Student Averi Laskey, 13, said she had known King since grammar school and liked him. She said that only in the last two weeks had he begun dressing in a feminine manner.
Laskey said King was happy at Casa Pacifica, although he had to take a long bus ride to and from school every day. He said he grew up in a troubled home, she said.
"He never felt like he had a family, but he told me when he got to Casa Pacifica that he had one there," Laskey said.
Laskey said she also knew McInerney and had shared an English honors class with him.
"Everyone knows this was wrong," she said of the shooting. "You don't think of your friend as being a killer. You don't think of your friend as a hater. That's what's weird about this. . . . I don't think he quite knew what he was doing."
Authorities said McInerney sneaked a handgun into school on the day of the shooting, but they have not disclosed how he got the firearm.
McInerney's family lives in the south Oxnard neighborhood near E.O. Green school. Court records show that his father, Bill McInerney, has had brushes with the law in recent years.
In 2000, he pleaded no contest to disturbing the peace in July, and a few months later to a single count of domestic abuse. McInerney was given 10 days in jail and 36 months' probation for the abuse conviction, records show.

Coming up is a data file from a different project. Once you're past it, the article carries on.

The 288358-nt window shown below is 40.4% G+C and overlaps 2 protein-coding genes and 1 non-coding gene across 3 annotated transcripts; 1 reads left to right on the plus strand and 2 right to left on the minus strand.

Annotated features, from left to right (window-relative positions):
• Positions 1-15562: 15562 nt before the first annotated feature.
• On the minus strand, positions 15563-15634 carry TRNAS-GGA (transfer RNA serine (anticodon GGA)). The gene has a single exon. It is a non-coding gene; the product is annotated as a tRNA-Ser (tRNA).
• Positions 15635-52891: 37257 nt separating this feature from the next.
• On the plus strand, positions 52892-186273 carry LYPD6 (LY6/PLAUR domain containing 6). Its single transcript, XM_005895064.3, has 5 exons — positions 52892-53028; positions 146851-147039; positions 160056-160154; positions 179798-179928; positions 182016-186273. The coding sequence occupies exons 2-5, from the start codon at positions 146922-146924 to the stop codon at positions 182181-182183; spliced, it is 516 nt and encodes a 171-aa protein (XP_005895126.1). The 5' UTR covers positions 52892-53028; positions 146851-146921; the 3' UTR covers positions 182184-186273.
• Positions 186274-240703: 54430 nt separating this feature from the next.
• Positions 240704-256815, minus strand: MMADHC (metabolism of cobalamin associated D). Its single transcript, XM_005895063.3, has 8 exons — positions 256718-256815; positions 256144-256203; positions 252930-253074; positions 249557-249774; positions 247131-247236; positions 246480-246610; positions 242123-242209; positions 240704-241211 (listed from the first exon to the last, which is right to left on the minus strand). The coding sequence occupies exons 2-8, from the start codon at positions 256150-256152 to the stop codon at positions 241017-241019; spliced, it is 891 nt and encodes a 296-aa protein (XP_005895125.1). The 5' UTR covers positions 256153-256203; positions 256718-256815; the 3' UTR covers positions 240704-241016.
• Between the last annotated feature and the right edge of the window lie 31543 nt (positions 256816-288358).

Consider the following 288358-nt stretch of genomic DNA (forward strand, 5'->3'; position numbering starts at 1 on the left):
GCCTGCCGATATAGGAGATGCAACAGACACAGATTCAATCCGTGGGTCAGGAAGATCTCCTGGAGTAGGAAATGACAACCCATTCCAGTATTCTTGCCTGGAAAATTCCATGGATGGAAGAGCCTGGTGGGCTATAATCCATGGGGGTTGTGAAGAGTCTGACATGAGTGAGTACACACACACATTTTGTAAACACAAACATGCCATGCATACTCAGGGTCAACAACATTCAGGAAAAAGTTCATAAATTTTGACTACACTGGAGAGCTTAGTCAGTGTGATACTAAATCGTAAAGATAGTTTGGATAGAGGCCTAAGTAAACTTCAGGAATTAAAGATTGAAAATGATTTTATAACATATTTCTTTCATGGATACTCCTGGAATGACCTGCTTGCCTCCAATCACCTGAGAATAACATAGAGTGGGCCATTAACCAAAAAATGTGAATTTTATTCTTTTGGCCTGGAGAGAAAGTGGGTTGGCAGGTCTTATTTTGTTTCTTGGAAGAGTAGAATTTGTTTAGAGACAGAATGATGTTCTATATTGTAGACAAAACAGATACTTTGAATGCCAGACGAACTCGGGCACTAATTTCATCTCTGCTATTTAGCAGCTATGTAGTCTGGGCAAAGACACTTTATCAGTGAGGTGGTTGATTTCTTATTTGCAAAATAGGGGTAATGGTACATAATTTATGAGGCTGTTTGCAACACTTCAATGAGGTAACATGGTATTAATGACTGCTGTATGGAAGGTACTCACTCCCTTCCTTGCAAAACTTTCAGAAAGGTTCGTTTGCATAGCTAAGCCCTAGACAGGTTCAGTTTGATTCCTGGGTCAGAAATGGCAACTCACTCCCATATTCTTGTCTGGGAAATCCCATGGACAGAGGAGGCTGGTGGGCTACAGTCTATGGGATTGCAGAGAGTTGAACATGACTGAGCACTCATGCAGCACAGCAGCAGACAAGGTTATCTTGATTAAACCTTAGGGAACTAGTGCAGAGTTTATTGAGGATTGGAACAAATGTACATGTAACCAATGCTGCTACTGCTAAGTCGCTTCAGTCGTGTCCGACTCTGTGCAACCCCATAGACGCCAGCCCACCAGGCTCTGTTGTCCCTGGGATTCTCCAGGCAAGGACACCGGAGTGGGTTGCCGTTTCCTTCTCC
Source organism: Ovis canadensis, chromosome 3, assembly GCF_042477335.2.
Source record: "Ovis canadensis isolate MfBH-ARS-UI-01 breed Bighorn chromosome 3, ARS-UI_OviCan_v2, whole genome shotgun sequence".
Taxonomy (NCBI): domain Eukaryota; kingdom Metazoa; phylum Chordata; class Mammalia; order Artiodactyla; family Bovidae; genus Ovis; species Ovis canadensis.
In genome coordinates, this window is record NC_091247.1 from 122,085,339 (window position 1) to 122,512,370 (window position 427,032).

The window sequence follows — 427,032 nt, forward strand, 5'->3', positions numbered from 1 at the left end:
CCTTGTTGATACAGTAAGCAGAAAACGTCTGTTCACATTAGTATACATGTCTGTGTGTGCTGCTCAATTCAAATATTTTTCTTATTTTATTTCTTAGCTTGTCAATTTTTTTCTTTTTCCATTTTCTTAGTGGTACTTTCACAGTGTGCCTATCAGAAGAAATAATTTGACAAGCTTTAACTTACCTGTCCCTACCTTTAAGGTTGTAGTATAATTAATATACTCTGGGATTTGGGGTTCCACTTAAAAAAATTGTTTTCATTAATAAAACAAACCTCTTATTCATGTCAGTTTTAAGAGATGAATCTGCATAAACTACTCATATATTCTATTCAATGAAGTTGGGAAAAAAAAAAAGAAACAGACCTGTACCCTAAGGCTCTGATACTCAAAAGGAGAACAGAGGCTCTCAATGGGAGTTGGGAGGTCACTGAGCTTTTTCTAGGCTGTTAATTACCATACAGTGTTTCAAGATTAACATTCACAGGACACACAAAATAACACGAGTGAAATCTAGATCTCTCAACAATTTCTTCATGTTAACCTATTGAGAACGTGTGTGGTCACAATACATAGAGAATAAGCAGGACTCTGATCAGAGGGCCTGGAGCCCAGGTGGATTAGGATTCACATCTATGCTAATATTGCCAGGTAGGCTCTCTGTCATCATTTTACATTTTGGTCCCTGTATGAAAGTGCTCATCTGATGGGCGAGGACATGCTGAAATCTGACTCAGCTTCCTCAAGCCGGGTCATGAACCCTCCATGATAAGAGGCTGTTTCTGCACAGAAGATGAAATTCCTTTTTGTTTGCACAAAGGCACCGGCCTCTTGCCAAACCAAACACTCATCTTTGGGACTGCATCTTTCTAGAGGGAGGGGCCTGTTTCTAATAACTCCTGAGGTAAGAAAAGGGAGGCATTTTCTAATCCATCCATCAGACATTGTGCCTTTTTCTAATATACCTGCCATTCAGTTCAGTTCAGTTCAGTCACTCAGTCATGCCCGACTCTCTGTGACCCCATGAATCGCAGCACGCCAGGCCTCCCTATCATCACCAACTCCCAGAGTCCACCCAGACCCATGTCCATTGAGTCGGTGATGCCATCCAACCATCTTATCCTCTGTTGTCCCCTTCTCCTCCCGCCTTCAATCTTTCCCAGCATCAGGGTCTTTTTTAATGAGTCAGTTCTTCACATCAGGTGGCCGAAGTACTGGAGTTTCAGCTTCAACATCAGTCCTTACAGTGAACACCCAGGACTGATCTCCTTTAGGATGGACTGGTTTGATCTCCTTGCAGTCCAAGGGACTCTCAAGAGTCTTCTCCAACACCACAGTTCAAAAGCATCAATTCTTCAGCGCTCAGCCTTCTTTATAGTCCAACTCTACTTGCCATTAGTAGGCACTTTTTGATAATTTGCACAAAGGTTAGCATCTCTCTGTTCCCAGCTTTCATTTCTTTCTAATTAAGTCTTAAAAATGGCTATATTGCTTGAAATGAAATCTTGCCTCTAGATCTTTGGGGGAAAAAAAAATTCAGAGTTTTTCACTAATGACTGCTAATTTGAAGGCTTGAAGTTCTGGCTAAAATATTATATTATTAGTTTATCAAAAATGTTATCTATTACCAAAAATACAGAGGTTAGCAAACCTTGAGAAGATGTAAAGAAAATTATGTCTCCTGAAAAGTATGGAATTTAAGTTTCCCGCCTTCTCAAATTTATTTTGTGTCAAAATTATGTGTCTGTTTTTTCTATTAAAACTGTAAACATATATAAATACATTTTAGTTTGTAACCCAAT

In 2002, he pleaded guilty to drunk driving and being an unlicensed driver. He served five days in jail and was fined.
The case is drawing attention from a growing number of gay rights groups, which said they would be watching developments closely.
"In the 15-year history of this organization, this is the first time we've seen the district attorney act this swiftly and clearly to say 'This will not be tolerated,' " said Jay Smith, executive director of the Ventura County Rainbow Alliance, a nonprofit group that advocates for gay, lesbian, bisexual and transgender rights.
"We're assuming that the hate crime component has to do with [King's] sexuality," Smith said. "Because of that, we are very eager to see the district attorney follow through."
Smith said King had participated in Friday night rap sessions at the alliance's offices in Ventura. The sessions are for youths ages 13 to 23 regardless of their sexual orientation, Smith said.
Smith said the middle school and the district must go beyond providing general and vague lessons on diversity. "It's more than just education; it's about acceptance, not just tolerance," he said.
"The big question I have is: Was the school equipped to have a student like Larry in attendance?" Smith said.
Hueneme School District officials said they were aware of friction between the two boys and had offered counseling to both.
Times staff writers Paul Pringle and Gregory W. Griggs contributed to this report.